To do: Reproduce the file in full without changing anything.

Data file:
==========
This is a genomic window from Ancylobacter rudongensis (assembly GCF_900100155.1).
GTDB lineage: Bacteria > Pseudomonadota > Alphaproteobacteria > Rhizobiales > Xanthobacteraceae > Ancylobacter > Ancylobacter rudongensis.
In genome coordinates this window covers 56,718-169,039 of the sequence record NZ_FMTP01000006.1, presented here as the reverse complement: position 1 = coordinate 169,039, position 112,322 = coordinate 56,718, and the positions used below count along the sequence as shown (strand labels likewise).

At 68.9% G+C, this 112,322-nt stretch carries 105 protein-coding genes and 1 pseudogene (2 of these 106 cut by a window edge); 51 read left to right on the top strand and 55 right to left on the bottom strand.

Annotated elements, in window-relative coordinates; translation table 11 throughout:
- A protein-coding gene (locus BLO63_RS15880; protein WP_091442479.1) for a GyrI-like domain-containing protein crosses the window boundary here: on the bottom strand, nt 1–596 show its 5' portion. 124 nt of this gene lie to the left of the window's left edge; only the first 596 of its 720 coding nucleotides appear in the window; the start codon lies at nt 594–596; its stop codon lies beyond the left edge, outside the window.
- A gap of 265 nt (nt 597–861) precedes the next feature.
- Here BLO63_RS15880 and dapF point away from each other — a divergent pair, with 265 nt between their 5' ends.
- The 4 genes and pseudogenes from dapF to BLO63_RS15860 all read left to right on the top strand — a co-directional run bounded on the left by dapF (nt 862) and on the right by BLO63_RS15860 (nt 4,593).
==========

This is a genomic window from Ancylobacter rudongensis (assembly GCF_900100155.1).
GTDB lineage: Bacteria > Pseudomonadota > Alphaproteobacteria > Rhizobiales > Xanthobacteraceae > Ancylobacter > Ancylobacter rudongensis.
In genome coordinates this window covers 56,718-169,039 of the sequence record NZ_FMTP01000006.1, presented here as the reverse complement: position 1 = coordinate 169,039, position 112,322 = coordinate 56,718, and the positions used below count along the sequence as shown (strand labels likewise).

At 68.9% G+C, this 112,322-nt stretch carries 105 protein-coding genes and 1 pseudogene (2 of these 106 cut by a window edge); 51 read left to right on the top strand and 55 right to left on the bottom strand.

Annotated elements, in window-relative coordinates; translation table 11 throughout:
- A protein-coding gene (locus BLO63_RS15880; protein WP_091442479.1) for a GyrI-like domain-containing protein crosses the window boundary here: on the bottom strand, nt 1–596 show its 5' portion. 124 nt of this gene lie to the left of the window's left edge; only the first 596 of its 720 coding nucleotides appear in the window; the start codon lies at nt 594–596; its stop codon lies beyond the left edge, outside the window.
- A gap of 265 nt (nt 597–861) precedes the next feature.
- Here BLO63_RS15880 and dapF point away from each other — a divergent pair, with 265 nt between their 5' ends.
- The 4 genes and pseudogenes from dapF to BLO63_RS15860 all read left to right on the top strand — a co-directional run bounded on the left by dapF (nt 862) and on the right by BLO63_RS15860 (nt 4,593).